The brain develops throughout pregnancy, and continues developing even through adolescence. During the first 10 weeks of pregnancy, the basic cells that make up the brain are formed (Figure 2). These include neurons, which eventually send electrical and chemical signals to one another, and glial cells, which provide both structural and chemical support to the neurons. During the 1st trimester, the neurons and glia undergo cell division, multiplying aggressively in preparation for their subsequent organization into specialized functions.
Figure 2: Stages of Brain Development Throughout Pregnancy
As pregnancy moves into the 2nd and 3rd trimesters, several events take place. The neurons grow, forming numerous branches (Dendrites) and an axon, structures that are crucial in sending and receiving information (Figure 3). The dendrites grow small protrusions called Spines—this increases the surface area for communication between neurons (see below). At the same time, the axons become surrounded by myelin, a fatty sheath provided by glial cells, which will help the neurons conduct electrical impulses over long distances.
Figure 3: Neuron Structure
A typical neuron is shown making a synapse with another neuron. The cell body contains the nucleus where the DNA resides. A long axon leaves the cell body and ends in a terminal. The terminal makes a connection (synapse) with the dendrites of another neuron. An enlarged view of a synapse is shown at the bottom. Within the synapse, neurotransmitters are released from the terminal of a neighboring neuron; the neurotransmitters bind to specific receptors located on the dendritic spines of the receiving neuron. Receptor binding leads to either electrical or chemical signals in the receiving cell.
Once the structural aspects of neuronal development are in place, several chemical events emerge. The neurons start to synthesize their own chemicals, called Neurotransmitters. Examples include Dopamine, Serotonin, Norepinephrine, Glutamate, and γ-Aminobutyric acid (GABA). In the postnatal brain, these neurotransmitters signal neurons to perform work. The neurotransmitters are released from the terminals of axons in response to electrical signals, and they bind to special proteins called Receptors on a neighboring neuron (Figure 3).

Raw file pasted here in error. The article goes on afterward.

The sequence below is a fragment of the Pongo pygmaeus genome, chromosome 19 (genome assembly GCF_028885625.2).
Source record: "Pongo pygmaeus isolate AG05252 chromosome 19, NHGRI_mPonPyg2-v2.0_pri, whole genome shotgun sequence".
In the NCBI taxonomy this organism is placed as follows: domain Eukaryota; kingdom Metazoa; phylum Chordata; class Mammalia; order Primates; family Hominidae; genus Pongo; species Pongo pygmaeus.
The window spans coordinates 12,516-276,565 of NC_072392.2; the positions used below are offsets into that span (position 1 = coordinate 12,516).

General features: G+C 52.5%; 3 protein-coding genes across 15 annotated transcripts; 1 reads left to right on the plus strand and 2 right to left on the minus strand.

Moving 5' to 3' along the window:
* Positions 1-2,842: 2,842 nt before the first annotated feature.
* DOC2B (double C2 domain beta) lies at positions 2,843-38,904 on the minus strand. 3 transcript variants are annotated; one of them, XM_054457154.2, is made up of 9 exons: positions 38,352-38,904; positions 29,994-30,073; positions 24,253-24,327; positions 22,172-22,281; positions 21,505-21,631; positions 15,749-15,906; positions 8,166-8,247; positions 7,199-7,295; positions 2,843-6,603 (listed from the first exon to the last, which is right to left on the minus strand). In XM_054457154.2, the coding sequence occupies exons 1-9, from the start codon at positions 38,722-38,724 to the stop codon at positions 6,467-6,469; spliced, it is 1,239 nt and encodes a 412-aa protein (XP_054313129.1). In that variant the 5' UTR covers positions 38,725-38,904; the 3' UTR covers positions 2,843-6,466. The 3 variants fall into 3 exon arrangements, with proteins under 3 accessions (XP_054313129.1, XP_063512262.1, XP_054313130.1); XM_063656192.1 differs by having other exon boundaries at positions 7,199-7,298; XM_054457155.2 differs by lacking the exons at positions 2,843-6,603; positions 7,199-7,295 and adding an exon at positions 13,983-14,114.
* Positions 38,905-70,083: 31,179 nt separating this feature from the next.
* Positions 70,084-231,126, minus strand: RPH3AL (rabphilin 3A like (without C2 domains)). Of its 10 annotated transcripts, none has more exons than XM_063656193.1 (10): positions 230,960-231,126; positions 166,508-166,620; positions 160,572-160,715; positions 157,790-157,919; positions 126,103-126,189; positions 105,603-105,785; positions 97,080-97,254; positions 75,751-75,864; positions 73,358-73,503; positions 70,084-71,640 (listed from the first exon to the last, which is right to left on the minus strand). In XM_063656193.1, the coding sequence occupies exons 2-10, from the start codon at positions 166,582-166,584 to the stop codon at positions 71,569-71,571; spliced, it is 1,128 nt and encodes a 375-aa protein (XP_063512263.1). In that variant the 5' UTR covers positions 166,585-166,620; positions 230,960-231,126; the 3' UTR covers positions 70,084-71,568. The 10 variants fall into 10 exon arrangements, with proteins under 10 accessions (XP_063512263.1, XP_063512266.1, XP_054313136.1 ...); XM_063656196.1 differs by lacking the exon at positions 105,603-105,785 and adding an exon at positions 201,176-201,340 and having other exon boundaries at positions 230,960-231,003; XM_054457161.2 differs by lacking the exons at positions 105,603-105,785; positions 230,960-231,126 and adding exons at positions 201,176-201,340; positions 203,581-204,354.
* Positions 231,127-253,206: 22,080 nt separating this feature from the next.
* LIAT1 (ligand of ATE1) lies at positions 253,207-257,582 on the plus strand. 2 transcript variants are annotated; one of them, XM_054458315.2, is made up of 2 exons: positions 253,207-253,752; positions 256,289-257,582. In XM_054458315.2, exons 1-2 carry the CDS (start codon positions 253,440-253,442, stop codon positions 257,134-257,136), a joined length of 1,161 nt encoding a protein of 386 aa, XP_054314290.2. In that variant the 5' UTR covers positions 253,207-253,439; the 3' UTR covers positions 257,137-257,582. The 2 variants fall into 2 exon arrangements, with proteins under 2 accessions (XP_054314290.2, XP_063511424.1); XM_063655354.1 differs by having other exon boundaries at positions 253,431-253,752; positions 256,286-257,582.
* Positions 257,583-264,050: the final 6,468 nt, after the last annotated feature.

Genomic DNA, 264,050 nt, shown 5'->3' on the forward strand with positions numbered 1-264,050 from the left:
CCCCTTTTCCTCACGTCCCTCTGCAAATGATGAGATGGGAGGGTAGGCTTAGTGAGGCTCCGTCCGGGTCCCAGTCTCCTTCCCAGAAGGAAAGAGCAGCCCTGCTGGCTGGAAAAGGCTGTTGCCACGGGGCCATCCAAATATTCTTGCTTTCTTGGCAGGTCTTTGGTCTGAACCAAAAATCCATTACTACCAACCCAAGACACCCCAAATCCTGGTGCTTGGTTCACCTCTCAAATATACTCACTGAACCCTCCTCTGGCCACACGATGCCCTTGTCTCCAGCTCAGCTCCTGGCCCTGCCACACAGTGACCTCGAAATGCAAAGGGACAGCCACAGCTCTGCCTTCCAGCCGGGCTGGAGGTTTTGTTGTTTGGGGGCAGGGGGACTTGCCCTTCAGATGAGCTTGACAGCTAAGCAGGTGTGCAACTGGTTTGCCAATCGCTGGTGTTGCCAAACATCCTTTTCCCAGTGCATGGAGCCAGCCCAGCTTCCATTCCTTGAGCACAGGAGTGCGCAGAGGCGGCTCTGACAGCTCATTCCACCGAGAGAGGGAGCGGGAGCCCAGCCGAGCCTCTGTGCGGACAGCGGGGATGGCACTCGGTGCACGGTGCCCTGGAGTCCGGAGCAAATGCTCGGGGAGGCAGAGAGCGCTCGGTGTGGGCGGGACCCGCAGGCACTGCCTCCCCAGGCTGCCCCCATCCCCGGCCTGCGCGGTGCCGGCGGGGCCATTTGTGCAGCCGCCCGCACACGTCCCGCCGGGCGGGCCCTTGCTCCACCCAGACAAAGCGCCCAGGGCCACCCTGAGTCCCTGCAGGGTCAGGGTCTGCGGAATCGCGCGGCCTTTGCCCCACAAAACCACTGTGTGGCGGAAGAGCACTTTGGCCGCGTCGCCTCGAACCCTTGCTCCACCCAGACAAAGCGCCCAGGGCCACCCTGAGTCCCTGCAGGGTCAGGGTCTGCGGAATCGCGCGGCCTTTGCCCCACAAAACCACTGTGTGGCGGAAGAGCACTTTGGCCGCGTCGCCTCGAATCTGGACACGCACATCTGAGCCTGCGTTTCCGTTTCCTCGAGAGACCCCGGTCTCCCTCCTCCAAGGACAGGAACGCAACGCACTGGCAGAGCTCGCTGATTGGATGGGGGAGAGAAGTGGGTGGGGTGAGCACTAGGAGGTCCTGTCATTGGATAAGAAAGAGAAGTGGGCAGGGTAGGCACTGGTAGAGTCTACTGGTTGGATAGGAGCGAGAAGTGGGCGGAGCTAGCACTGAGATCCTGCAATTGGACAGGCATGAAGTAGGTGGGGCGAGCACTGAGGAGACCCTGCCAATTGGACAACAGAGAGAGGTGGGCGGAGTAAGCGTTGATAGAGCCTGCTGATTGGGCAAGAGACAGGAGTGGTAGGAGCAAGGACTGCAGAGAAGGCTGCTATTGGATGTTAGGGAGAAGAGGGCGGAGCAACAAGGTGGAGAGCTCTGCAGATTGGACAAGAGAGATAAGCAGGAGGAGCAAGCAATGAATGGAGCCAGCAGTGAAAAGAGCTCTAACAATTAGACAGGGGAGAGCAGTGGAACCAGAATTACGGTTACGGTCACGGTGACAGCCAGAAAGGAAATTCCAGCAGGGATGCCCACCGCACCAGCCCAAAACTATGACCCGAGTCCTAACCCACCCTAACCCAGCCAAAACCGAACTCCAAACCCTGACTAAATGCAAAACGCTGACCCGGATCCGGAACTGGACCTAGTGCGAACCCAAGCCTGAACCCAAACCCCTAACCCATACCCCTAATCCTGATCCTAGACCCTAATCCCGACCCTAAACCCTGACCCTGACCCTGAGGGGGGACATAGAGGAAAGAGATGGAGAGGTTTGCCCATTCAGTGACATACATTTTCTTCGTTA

There is a high density of these receptors on the Dendritic Spines of neurons. Each neurotransmitter binds to its own receptor; serotonin binds to serotonin receptors; and glutamate binds to glutamate receptors. All of this activity takes place in the Synapse or the connection between two neurons. The consequence is a change in the rate at which the receiving neuron conducts an electrical impulse. It is the rate at which neurons fire impulses within different brain regions that underlies every function in the brain, whether it is motor control, speech, learning, attention, or judgment.
However, in the developing brain, this sophisticated function of neurotransmitters is not yet needed. Instead, the neurotransmitters play a different role; they serve as growth factors,directing neurons to establish connections (i.e., synapses) with appropriate neighbors bearing the corresponding receptors that will be needed for future communication.The instructions provided by the neurotransmitters and their corresponding receptors during development are crucial to the formation of functional and efficient synapses that are needed after birth.
Once the major neuronal connections are formed, there is some “pruning” that must be performed. This pruning is called Apoptosis, a genetically-programmed form of cell death. Apoptosis helps eliminate those neurons that don’t grow very well during the first two trimesters—there aren’t quite enough growth signals provided by neurotransmitters and other growth factors to reach every neuron. Thus, apoptosis ensures that any neurons that don’t grow properly are eliminated so that neuronal transmission will occur normally. Apoptosis continues well into post-natal development.
All of these developmental events progress at different rates within different brain regions. Such variation in developmental rates may explain, in part, the differential effects of alcohol, depending on when it is consumed during pregnancy.